Memorial of Saint John Chrysostom, bishop and doctor of the Church
(I Corinthians 8:1b-7.11-13; Luke 6:27-38)
Reading a biographical sketch of St. John Chrysostom, one is reminded of Pope Francis. Like Francis, John was an excellent preacher. In fact, the appellation “Chrysostom” means golden-mouth. He was also a bishop of an imperial see who lived in simplicity and befriended the poor. John made enemies among the elite for his outspoken opposition to aristocratic extravagances. He particularly criticized churchmen for unseemly wealth and abuse of power. The lives of both John and Francis indicate an assimilation of today’s readings.
St. Paul tells the Corinthians that love demands sacrifices. He says that even if some desired action is not evil but would cause scandal, one should not do it out of love. Paul’s words reflect a profound acceptance of Jesus’ teaching. The Lord commands his disciples to love even their enemies. Their love must do more than wish the other person well. It must be willing to make sacrifices for the person.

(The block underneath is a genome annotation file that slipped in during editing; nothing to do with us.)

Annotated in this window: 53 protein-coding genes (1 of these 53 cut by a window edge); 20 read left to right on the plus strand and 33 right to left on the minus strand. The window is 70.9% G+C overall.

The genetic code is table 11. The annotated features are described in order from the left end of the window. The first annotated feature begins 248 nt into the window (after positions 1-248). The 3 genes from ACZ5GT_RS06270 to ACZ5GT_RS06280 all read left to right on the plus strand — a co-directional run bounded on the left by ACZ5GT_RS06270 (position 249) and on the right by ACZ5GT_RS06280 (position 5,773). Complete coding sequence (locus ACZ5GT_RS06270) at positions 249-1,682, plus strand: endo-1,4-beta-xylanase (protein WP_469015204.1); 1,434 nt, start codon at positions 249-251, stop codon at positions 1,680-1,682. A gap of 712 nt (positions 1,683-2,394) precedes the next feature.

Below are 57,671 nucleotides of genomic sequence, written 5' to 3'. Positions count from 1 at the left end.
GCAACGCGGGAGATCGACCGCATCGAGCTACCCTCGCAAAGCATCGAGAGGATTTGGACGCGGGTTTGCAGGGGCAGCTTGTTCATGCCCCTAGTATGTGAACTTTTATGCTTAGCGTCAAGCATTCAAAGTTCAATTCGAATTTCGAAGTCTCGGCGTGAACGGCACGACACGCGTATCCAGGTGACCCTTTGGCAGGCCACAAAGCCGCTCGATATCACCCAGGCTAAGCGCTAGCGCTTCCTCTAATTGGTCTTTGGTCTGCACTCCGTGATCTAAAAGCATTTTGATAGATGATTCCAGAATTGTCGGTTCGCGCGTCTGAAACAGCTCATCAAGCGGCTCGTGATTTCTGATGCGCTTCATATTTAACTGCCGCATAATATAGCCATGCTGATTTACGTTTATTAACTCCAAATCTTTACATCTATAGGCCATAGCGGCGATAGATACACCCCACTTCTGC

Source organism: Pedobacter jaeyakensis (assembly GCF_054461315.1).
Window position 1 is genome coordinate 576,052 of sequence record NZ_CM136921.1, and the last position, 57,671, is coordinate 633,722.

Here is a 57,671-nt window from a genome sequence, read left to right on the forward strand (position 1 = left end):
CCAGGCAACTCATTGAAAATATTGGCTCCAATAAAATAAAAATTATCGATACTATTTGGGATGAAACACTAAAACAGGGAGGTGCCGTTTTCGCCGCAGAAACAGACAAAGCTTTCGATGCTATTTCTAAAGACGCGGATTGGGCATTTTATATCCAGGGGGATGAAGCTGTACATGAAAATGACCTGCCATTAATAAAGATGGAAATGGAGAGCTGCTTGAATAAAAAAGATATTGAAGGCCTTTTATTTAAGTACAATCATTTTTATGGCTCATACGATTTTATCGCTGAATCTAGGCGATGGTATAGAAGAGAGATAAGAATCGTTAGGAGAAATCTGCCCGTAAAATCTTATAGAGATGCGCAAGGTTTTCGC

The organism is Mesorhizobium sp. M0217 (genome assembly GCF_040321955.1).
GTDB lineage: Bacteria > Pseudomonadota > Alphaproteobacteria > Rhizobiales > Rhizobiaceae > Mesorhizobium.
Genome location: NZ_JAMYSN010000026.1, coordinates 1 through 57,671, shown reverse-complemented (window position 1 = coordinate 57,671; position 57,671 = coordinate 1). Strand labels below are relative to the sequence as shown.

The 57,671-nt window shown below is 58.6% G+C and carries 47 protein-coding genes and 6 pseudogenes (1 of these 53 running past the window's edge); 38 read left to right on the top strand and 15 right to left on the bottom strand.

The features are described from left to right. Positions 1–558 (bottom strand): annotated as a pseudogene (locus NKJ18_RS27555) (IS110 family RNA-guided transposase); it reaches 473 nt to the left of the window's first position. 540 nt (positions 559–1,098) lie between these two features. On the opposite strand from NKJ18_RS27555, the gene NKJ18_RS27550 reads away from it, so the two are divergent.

It is fair to ask if Jesus should be taken literally when he tells us to “’give to everyone who asks of you.’” I do not believe that it is necessary that we give everything others may request. But we do have to try to meet people’s basic needs. We are to clothe the naked and feed the hungry. We are also to honor the God-like dignity of every man and woman.